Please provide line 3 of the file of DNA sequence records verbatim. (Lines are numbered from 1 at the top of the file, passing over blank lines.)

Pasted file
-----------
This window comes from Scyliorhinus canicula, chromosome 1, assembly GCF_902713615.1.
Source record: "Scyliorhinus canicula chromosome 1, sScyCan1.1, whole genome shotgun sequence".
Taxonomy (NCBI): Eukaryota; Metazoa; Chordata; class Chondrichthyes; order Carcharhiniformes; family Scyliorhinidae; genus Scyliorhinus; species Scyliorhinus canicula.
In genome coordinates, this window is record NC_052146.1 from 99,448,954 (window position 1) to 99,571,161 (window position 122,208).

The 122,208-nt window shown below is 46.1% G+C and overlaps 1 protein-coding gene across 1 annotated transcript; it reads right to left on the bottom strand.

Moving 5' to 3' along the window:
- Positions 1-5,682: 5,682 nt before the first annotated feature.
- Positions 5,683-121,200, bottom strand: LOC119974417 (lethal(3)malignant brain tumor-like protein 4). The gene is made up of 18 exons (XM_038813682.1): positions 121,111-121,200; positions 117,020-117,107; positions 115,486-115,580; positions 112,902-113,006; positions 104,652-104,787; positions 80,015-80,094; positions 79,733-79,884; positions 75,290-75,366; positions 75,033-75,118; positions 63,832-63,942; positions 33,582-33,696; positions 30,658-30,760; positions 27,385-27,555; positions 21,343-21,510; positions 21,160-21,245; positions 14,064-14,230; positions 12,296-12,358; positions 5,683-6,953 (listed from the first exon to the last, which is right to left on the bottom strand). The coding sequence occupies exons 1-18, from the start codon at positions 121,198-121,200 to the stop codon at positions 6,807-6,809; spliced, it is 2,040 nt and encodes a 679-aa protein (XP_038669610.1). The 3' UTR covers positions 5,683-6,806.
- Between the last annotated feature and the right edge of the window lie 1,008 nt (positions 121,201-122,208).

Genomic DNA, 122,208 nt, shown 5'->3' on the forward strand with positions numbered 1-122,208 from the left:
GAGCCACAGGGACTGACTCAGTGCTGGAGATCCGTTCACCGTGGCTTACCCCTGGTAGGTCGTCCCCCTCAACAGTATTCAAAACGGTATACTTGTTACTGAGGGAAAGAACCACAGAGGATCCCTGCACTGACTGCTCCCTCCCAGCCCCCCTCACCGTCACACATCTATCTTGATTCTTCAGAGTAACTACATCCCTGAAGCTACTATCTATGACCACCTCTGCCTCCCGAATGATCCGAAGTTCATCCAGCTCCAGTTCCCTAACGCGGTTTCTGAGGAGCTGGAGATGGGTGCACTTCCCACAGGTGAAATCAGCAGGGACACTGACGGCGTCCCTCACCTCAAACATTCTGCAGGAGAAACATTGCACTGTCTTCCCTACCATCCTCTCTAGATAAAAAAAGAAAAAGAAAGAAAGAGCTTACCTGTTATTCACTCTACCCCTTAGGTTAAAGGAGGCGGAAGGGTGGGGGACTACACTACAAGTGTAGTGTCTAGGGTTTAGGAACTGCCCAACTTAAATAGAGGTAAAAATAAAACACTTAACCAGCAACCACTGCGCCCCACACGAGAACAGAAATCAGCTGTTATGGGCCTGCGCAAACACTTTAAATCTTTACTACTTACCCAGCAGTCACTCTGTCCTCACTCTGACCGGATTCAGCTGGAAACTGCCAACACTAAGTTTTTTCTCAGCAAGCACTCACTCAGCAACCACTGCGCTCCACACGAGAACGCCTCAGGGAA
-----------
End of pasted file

Taxonomy (NCBI): Eukaryota; Metazoa; Chordata; class Chondrichthyes; order Carcharhiniformes; family Scyliorhinidae; genus Scyliorhinus; species Scyliorhinus canicula.